Another negative effect of the Coronavirus, increased suicide. MSNBC reports on the alarming trend.

And another mental health issue related to the Coronavirus pandemic, one I had not considered, was PTSD (Post Traumatic Stress Disorder). Check out this quote from the CNBC article, “Could you get PTSD from your pandemic experience? The long-term mental health effects of coronavirus

After the SARS outbreak in 2003, both healthcare workers and people who were self-quarantined exhibited symptoms of post-traumatic stress disorder (PTSD).

The Covid-19 pandemic could have a similar effect, according to experts. Even if you aren’t clinically diagnosed with PTSD, you may have a strong emotional reaction to the trauma of Covid-19 that can last long after an incident.

“When we think about traumatic events, it’s not just what the event is, it’s really your interpretation and what the event causes for you,” Luana Marques, clinical psychologist and associate professor in the department of psychiatry at Harvard Medical School and president of the Anxiety and Depression Association of America, tells CNBC Make It.

For example, healthcare workers providing frontline services, as well as people who have lost loved ones or jobs due to the disease may be at greater risk for developing long-term difficulties. Those who struggle with other mental health conditions, such as anxiety or depression, or who have a prior history of trauma, may be at increased risk of more ongoing distress.

When the pandemic resides and the world returns to work, employees will bring with them unresolved mental health issues, potential substance abuse and the attitudes of some people, that they have been inconvenienced for long enough. You put all that together and you have a much different office than before. To put it simply, there will be people who just cannot deal with the changing realities and mentally bail out at work. Some of these people will be easy to identify but, a great many of them will not be. They will suffer in silence, a sort of, quiet rage, I think. How your company identifies, assists and includes them in your overall culture is what will be trumpeted to the masses.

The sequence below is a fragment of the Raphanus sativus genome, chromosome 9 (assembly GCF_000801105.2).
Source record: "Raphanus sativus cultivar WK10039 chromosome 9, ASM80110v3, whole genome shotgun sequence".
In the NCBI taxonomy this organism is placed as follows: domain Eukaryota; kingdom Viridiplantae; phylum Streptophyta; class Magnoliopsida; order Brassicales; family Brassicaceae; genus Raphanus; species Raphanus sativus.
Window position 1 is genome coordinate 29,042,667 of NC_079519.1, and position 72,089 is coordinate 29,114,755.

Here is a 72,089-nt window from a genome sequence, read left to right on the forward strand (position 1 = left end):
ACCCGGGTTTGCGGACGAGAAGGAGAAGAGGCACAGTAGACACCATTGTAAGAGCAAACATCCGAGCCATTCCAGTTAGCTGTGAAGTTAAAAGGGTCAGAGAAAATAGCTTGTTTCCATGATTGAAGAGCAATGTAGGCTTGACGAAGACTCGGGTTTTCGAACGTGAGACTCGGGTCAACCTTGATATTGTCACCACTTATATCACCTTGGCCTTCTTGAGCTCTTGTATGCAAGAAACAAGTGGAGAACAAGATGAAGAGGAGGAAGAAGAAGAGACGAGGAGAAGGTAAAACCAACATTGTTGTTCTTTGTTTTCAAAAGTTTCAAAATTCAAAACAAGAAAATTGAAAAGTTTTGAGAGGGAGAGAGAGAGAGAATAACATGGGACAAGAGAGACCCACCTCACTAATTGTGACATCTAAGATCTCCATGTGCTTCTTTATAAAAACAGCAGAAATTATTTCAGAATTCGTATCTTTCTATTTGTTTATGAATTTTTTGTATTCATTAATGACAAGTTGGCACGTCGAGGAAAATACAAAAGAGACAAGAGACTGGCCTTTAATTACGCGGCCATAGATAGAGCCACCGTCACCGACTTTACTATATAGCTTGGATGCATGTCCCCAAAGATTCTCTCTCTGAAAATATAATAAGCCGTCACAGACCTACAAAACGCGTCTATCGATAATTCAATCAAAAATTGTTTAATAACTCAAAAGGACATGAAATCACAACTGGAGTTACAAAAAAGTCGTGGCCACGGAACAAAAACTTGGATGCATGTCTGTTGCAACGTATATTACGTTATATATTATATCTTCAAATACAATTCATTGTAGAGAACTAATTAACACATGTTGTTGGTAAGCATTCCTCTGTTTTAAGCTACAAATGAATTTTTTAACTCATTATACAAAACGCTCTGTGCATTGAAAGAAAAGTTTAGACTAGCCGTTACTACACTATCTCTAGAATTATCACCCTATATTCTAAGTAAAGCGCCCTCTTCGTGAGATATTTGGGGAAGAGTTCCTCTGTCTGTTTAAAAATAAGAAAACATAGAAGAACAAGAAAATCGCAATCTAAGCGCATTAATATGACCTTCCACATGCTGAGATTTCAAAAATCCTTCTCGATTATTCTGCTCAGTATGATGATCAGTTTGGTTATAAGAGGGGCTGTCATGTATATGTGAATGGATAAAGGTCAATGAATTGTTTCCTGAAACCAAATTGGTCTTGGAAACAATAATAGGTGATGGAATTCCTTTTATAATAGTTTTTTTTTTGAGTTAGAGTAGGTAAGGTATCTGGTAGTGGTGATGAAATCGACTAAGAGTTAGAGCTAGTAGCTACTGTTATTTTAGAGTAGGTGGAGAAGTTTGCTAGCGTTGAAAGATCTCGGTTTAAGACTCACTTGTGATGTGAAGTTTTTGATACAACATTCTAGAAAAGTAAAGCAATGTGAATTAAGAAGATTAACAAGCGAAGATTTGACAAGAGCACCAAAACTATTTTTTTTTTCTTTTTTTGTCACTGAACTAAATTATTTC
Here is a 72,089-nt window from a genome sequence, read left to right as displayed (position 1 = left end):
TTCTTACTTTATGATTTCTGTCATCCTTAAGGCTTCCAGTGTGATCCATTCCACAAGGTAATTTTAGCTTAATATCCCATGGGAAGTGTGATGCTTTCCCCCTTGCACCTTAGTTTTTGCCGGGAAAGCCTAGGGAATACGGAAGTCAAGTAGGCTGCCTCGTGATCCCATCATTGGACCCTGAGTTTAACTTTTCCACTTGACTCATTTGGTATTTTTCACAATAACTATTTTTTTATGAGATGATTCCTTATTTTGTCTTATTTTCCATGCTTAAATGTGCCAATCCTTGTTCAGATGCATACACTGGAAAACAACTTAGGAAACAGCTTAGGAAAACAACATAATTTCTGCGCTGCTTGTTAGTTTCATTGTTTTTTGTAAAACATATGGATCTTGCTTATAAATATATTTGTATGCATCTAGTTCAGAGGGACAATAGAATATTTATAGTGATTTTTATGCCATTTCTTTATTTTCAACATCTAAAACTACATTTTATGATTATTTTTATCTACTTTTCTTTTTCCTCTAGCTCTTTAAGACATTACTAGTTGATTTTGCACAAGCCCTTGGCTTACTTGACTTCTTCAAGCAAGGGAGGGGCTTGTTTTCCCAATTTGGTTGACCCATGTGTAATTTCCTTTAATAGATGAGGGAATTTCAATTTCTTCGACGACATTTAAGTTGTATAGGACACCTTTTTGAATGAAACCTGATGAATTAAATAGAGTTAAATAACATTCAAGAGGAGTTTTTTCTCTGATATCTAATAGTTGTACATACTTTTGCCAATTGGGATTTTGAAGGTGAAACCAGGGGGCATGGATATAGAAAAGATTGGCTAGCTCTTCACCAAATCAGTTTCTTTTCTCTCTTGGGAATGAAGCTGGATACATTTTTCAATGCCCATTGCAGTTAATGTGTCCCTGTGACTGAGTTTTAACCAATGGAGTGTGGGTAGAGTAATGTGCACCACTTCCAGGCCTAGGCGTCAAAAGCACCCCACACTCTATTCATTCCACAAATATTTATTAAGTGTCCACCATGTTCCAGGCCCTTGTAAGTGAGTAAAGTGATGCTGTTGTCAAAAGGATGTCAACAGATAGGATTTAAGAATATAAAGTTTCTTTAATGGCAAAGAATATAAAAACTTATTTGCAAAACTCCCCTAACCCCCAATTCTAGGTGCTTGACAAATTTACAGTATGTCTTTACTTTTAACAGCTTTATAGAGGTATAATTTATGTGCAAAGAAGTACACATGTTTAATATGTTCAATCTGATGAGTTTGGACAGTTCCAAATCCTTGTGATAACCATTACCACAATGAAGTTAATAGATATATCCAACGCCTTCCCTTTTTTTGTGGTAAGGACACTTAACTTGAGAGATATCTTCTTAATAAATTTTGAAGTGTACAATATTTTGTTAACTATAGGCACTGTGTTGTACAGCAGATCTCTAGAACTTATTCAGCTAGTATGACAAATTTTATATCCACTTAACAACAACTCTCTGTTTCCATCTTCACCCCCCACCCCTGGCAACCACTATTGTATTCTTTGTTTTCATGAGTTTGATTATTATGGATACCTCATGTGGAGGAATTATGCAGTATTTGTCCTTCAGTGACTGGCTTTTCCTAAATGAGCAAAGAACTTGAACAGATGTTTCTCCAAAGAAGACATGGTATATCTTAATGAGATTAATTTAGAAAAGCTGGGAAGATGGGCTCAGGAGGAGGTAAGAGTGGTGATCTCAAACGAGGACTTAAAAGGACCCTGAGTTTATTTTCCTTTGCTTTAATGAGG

ADDITIONAL RESOURCES

WHAT HAPPENS WHEN CLASSISM HITS YOUR WORKPLACE? (OH WAIT, IT’S ALREADY THERE.)

Dictionary.com defines classism this way, “a biased or discriminatory attitude based on distinctions made between social or economic classes.” I agree with that definition and can attest to the impact of classism on society in general as well as the individual. The company – Executive Diversity Services discussed “Why Class is so important” on their website. I quote from it now.

Sometimes described as a “hidden” element that needs to be “uncovered” or made “visible”, a person’s experience of class can impact his or her behavior, value systems, and perceptions of self and others. Here are some ways class can have an impact:

      Affecting one’s relationships and communication with others, i.e. how we treat those around us

      Determining one’s own self-concept, confidence, and perception of ability to take on certain responsibilities, roles, or career goals